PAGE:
Simone Leigh’s The Waiting Room: art that tries to heal black women’s ache
The artists new exhibition pays tribute to Esmin Elizabeth Green, who died on the floor of a New York City hospital, by presenting alternative solutions vision of the US healthcare system
On 19 June 2008, 49 -year-old Esmin Elizabeth Green died in the waiting room of Kings County hospital center in Brooklyn. She had been waiting 24 hours to see a doctor, fell out of her chair, and died on the floor from blood clots that moved from her legs to her lungs. A surveillance video shows security guards walking past her as she lies motionless in the waiting room. A nurse checked her pulse 30 minutes after she died.
Eight years on, the New York artist Simone Leigh pays homage to Green in a new exhibition at the citys New Museum called The Waiting Room. Obedience is one of the main threats to black womens health; it was a survival mechanism that Green waited 24 hours before collapsing, says Leigh. What happened to Green is an example of the lack of empathy people have towards the pain of black women.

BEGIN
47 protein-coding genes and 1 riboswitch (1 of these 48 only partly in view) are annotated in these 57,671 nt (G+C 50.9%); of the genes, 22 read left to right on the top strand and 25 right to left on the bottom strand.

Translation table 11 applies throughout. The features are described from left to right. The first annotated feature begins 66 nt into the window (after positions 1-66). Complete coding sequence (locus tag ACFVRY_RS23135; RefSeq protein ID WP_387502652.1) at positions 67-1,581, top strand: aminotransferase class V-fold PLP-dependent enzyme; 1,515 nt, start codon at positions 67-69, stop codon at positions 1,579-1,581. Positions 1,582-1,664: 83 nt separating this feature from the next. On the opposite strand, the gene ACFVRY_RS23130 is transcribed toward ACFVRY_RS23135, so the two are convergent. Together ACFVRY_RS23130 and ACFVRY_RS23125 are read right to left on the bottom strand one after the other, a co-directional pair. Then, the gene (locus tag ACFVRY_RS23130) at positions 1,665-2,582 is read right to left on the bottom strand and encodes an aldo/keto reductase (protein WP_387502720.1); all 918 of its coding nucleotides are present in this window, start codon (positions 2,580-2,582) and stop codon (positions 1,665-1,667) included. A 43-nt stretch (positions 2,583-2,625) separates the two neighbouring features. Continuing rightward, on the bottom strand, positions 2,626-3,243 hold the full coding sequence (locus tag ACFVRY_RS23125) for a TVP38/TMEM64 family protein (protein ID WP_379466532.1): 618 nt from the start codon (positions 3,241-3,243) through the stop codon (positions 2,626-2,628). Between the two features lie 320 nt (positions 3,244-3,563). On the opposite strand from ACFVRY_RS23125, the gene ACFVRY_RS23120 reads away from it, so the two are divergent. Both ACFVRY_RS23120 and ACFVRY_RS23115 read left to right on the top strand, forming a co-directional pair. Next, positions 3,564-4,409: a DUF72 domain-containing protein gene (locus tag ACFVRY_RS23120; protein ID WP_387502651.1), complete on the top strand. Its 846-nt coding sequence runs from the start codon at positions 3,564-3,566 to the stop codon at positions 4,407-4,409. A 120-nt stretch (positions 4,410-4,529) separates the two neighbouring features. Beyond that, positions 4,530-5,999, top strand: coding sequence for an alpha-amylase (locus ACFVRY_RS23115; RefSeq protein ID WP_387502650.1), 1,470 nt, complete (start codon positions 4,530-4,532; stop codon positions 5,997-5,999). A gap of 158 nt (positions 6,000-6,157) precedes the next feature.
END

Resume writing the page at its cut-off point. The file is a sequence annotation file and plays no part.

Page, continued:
Leighs show offers an African American, female vision of healthcare as an alternative to the hugely expensive system in the US, dominated by insurance and drug companies swooping in upon the sick, exhausted and depressed all three of which described Green.
The project ours certain kinds of knowledge the hell is passed between black females, Leigh says. I wanted to expand the idea of medicine to include other self-defense and care mechanisms like strategy, or even desire, as alternatives to the staman and obedience that is expected as normative behavior. Herbalism and dance would fall into the category of knowledge that defies the market and capitalization.
Honoring Green, the exhibition therefore includes a public health healing center that offers free workshops on holistic care and a six-week herbalism course, community acupuncture classes and massage sessions alongside a series of health and wellness lecturings. These types of things would have helped prevent Esmin Green from working herself to demise, says Leigh. Green had worked as a caregiver for the elderly and at a childrens day care centre, sending money back to her six kids in Jamaica. Its about cultivating a lifestyle that is more self-supporting.